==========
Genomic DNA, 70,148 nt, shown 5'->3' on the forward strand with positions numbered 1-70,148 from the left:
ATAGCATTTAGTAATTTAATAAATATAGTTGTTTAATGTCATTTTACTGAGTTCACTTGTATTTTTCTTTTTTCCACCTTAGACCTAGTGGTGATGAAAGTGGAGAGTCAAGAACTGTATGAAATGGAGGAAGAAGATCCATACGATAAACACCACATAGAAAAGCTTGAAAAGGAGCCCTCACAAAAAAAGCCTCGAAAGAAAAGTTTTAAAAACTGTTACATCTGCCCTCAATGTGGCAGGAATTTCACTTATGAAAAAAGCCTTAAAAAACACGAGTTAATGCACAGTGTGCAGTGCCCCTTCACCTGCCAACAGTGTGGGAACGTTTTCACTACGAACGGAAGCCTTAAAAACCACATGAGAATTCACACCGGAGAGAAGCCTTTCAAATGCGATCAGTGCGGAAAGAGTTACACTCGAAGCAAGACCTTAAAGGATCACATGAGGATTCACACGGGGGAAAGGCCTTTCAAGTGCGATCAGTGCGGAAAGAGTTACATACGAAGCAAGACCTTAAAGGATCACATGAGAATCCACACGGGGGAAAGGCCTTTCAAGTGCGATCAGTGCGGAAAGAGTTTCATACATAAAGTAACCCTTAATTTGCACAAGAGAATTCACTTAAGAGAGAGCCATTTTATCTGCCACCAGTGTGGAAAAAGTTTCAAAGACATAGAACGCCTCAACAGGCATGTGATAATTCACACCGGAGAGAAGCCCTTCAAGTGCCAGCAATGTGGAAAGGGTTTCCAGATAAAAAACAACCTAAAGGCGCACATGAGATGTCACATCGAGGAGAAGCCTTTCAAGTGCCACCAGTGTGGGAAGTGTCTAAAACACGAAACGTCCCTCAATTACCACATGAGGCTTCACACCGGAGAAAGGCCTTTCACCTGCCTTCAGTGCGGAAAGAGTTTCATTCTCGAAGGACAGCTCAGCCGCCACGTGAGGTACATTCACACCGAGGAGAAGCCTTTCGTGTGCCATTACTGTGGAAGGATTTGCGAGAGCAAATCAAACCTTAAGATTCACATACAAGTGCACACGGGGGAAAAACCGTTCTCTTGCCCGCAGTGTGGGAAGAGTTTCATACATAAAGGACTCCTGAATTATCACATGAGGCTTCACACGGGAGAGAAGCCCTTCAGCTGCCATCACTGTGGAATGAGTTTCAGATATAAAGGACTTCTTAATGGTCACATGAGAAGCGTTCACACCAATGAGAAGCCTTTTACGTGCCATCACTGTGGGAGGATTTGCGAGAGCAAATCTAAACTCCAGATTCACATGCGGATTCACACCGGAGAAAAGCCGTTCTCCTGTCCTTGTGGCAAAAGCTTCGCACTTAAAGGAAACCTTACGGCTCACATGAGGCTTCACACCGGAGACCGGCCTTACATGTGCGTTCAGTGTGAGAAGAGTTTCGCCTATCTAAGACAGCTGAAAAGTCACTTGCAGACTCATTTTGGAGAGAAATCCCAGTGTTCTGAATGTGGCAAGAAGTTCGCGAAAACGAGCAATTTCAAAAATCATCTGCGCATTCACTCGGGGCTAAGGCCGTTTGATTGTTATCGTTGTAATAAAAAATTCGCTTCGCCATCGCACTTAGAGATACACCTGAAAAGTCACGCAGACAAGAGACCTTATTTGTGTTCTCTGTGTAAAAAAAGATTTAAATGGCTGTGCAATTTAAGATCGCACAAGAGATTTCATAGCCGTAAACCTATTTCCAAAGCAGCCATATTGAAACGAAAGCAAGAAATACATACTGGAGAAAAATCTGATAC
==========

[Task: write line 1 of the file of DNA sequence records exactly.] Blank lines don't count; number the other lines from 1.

Genomic DNA, 70,148 nt, shown 5'->3' on the forward strand with positions numbered 1-70,148 from the left: